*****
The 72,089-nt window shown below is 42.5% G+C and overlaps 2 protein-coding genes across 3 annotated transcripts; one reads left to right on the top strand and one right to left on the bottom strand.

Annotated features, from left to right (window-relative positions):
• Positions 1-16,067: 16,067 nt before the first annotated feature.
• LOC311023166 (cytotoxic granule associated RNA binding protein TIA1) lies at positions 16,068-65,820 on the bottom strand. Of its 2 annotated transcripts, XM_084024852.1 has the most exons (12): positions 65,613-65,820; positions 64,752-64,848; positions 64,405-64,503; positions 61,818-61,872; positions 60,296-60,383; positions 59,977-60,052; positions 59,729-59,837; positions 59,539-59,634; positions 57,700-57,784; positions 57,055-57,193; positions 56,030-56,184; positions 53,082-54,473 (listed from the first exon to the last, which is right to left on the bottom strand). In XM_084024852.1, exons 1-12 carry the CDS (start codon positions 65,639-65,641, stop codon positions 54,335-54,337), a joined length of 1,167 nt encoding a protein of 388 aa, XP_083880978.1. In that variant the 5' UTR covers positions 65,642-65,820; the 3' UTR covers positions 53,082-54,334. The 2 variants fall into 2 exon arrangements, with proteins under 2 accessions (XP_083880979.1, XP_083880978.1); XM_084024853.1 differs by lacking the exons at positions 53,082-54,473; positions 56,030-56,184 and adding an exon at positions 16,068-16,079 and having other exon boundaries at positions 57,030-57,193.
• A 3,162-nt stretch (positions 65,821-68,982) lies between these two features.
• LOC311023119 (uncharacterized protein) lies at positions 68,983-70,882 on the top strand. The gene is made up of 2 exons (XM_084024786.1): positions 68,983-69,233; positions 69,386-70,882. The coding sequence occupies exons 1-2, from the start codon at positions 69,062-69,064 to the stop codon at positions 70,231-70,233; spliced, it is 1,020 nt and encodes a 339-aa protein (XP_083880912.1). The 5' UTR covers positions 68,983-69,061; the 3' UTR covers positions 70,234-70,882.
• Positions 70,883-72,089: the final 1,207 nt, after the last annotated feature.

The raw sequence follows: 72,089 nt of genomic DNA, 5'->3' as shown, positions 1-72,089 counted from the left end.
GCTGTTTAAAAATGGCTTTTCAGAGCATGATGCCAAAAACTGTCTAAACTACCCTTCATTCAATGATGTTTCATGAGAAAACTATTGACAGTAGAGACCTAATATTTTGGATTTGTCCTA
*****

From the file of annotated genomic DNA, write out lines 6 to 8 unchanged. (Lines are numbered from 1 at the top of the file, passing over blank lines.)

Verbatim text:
• LOC311023119 (uncharacterized protein) lies at positions 68,983-70,882 on the top strand. The gene is made up of 2 exons (XM_084024786.1): positions 68,983-69,233; positions 69,386-70,882. The coding sequence occupies exons 1-2, from the start codon at positions 69,062-69,064 to the stop codon at positions 70,231-70,233; spliced, it is 1,020 nt and encodes a 339-aa protein (XP_083880912.1). The 5' UTR covers positions 68,983-69,061; the 3' UTR covers positions 70,234-70,882.
• Positions 70,883-72,089: the final 1,207 nt, after the last annotated feature.

The raw sequence follows: 72,089 nt of genomic DNA, 5'->3' as shown, positions 1-72,089 counted from the left end.